'These conditions greatly affected the nerves of the crew, with the consequent results that complaints which they previously hid have become aggravated, and are now disclosed. 

'These twelve men were good, conscientious workers who had been in the ship since before the outbreak of war. It is only now that they feel the strain on their nervous systems to such an extent that they must report sick with a long standing physical disability. 

'In any case I feel that when officers and men have completed eighteen months to two years under these conditions, their efficiency becomes impaired and this tends to get worse as time goes on.' 

Intermittent strain operated more often than that of continuous and prolonged action. But it proved equally exacting and was held by some to be harder to endure.



By Edgar Jones and Neil Greenberg 

Breakdown at sea: surface vessels

Low levels of psychiatric casualties in the navy was considered a function in part of selection ‘since the Navy and the Air Force get the first pick of recruits, whereas the Army must take all that remain and consequently the average level of intelligence in Army recruits tends to be lower than in the other two services’. The protective effect of high morale was predicated on two distinctive factors: first, the notion of the ship’s company united by their loyalty to each other, and secondly, the fact that once at sea there was no opportunity for evacuation. Reporting sick to the ship’s doctor did not improve a sailor’s chances of survival and jumping overboard often resulted in almost certain death. In naval action, Surgeon Captain C. H. Joynt observed, ‘the safest activity is steady devotion to duty rather than flight’.....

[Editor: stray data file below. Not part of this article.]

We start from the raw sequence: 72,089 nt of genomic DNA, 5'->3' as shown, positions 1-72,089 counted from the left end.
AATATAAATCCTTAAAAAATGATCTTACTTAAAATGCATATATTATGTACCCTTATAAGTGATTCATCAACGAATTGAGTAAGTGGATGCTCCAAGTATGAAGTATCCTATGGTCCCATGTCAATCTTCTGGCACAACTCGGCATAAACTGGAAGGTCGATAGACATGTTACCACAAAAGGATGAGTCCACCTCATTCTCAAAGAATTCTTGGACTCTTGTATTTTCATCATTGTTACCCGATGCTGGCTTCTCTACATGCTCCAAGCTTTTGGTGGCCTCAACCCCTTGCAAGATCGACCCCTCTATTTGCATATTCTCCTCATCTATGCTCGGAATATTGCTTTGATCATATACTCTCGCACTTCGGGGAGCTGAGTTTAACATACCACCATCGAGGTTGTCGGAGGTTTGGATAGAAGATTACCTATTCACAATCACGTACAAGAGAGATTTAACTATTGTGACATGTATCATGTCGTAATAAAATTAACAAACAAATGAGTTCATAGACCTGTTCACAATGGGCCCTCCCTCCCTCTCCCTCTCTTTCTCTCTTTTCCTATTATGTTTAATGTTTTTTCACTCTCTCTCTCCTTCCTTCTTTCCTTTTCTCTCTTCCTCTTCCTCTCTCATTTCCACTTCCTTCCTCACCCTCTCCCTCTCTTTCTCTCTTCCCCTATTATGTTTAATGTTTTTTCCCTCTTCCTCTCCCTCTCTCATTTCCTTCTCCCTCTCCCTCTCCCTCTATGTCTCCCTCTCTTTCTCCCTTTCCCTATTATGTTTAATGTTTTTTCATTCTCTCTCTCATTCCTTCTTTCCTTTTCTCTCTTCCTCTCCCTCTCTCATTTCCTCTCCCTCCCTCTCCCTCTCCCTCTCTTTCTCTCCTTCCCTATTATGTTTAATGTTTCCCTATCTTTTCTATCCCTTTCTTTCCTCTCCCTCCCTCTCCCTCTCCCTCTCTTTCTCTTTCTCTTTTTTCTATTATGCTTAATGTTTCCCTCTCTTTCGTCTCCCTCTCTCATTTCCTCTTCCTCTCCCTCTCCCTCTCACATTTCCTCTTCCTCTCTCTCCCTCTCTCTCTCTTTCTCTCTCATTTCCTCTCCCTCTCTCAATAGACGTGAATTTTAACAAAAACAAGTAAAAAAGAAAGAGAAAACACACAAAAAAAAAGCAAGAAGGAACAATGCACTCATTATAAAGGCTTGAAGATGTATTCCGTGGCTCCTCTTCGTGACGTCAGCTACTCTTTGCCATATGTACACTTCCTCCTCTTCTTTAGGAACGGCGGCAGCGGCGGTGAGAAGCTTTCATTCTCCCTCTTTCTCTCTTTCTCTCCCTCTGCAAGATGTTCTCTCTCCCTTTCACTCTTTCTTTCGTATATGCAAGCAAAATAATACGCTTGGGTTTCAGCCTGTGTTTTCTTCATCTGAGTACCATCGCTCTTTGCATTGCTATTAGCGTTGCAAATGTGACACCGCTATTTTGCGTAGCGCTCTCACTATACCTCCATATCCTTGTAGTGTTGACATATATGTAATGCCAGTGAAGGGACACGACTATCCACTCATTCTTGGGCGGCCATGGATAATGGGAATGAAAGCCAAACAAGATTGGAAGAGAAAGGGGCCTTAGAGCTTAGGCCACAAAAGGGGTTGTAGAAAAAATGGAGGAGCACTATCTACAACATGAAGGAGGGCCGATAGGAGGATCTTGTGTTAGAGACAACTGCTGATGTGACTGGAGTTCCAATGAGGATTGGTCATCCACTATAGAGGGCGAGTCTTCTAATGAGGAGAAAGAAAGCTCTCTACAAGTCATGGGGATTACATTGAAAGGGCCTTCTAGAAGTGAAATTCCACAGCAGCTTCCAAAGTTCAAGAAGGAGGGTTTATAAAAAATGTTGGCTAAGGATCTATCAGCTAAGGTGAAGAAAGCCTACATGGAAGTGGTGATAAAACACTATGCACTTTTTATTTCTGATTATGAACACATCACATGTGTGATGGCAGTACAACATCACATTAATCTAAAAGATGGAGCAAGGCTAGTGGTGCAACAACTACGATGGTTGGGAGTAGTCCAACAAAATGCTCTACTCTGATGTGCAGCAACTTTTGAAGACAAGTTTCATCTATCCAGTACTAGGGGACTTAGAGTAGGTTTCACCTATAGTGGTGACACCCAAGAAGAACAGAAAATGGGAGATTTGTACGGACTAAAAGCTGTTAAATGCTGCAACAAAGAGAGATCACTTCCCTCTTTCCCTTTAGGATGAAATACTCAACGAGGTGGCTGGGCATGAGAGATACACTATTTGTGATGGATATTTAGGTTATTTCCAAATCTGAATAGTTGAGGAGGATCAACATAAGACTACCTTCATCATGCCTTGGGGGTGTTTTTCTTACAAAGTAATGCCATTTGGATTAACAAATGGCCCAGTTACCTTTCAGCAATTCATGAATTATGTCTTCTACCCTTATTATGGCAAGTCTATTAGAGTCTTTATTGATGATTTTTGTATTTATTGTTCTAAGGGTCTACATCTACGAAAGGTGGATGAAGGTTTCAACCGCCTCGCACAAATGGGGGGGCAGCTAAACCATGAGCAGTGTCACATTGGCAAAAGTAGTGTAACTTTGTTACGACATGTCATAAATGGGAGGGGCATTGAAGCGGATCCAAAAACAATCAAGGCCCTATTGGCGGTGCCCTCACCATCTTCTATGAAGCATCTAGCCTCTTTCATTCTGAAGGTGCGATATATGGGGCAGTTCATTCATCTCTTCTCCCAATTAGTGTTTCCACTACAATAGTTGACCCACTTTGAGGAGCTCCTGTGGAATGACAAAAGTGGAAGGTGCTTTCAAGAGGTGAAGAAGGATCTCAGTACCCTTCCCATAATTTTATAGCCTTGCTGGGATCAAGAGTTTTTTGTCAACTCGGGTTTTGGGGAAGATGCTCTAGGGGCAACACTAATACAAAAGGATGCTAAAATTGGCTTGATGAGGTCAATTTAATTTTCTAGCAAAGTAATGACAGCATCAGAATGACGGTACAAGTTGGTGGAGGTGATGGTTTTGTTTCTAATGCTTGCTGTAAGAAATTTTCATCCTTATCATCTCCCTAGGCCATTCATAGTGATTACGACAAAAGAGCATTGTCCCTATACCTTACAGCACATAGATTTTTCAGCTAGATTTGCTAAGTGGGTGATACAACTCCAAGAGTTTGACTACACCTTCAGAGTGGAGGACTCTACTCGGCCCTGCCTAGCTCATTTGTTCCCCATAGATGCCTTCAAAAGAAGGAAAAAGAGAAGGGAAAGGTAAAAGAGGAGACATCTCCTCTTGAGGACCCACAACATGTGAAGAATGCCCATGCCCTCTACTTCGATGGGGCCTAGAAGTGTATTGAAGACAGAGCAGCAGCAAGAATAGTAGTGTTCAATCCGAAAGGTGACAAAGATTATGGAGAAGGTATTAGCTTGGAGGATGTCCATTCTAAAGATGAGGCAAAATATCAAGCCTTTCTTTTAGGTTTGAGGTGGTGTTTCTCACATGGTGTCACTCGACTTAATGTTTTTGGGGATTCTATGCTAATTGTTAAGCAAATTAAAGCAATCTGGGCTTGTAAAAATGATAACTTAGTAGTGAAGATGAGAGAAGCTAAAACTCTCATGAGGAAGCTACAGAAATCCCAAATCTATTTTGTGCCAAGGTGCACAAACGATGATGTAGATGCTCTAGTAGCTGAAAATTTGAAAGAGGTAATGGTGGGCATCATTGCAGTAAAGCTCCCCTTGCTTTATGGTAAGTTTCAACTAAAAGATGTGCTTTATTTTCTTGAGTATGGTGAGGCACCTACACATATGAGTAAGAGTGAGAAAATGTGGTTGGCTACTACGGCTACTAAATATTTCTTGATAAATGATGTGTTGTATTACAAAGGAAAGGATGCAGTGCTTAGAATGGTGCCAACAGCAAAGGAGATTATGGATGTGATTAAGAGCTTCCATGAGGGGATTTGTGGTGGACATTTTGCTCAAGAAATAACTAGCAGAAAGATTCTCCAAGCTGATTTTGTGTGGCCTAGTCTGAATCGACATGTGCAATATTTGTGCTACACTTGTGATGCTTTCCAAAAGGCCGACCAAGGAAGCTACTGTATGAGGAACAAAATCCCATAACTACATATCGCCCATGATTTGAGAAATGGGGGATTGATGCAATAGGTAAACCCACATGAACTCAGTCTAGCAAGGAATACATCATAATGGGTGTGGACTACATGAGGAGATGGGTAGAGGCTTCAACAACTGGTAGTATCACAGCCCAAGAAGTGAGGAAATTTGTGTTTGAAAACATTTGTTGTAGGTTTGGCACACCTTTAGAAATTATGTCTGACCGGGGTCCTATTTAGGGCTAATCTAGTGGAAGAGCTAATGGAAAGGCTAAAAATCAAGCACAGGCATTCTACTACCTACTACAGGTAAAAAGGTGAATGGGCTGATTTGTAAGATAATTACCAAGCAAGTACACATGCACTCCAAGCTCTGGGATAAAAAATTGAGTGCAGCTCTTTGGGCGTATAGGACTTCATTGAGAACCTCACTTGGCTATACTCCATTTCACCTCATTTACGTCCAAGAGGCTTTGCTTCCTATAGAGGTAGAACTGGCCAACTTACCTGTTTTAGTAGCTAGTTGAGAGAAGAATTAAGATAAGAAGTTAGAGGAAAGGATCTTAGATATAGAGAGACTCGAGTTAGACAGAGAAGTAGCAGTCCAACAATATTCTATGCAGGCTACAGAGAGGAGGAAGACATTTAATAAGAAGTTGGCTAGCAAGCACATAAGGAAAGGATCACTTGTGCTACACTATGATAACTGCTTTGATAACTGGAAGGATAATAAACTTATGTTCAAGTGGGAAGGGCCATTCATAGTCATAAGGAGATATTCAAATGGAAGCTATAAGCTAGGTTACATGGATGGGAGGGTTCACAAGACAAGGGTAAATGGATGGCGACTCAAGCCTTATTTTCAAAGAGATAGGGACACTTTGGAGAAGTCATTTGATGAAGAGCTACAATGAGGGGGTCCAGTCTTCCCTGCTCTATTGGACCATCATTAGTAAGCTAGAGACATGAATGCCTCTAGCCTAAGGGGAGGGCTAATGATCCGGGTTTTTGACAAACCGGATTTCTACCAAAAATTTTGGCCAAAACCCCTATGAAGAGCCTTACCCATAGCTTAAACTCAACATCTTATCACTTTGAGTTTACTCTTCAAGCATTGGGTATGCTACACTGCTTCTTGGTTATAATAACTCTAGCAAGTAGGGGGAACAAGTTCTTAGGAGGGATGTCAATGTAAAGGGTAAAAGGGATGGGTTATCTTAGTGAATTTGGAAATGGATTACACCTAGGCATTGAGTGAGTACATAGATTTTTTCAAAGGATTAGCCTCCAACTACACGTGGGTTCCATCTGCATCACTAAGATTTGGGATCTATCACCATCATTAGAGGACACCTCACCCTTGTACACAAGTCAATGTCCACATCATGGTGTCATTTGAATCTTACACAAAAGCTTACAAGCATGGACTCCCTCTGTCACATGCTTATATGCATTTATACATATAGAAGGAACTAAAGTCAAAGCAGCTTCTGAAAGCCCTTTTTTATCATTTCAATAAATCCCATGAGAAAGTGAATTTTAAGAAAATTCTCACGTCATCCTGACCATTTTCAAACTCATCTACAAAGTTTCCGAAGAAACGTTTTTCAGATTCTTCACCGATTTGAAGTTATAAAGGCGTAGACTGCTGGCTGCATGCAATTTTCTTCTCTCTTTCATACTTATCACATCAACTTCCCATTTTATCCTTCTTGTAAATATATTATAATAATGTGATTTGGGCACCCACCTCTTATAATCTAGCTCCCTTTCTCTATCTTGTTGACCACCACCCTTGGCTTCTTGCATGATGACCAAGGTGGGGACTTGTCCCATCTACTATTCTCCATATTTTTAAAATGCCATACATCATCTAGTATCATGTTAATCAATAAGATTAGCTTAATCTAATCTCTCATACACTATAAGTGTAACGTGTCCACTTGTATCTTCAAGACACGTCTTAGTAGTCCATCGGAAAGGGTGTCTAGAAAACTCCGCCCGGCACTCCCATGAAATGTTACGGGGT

.....For the Royal Navy, hazardous operations such as Arctic convoys, which carried a significant risk of death in testing conditions, saw a significant number of stress related disorders. The medical officer of HMS Eclipse recorded on his return to the UK:

‘since our visit to North Russia, with its action with enemy surface craft and the unrest of daily bombing attacks, there has been a marked increase in the sick parade’.

The medical officer of HMS Leda concluded that because of the mental and physical demands of these convoys no one should sail them for longer than eighteen months. One medical officer recorded that the ‘prolonged and repeated stress and strain’ led to an

increase in the numbers attending the sick bay and, collectively, by the development of apathy and listlessness which had previously been quite foreign to the nature of the ship’s company’.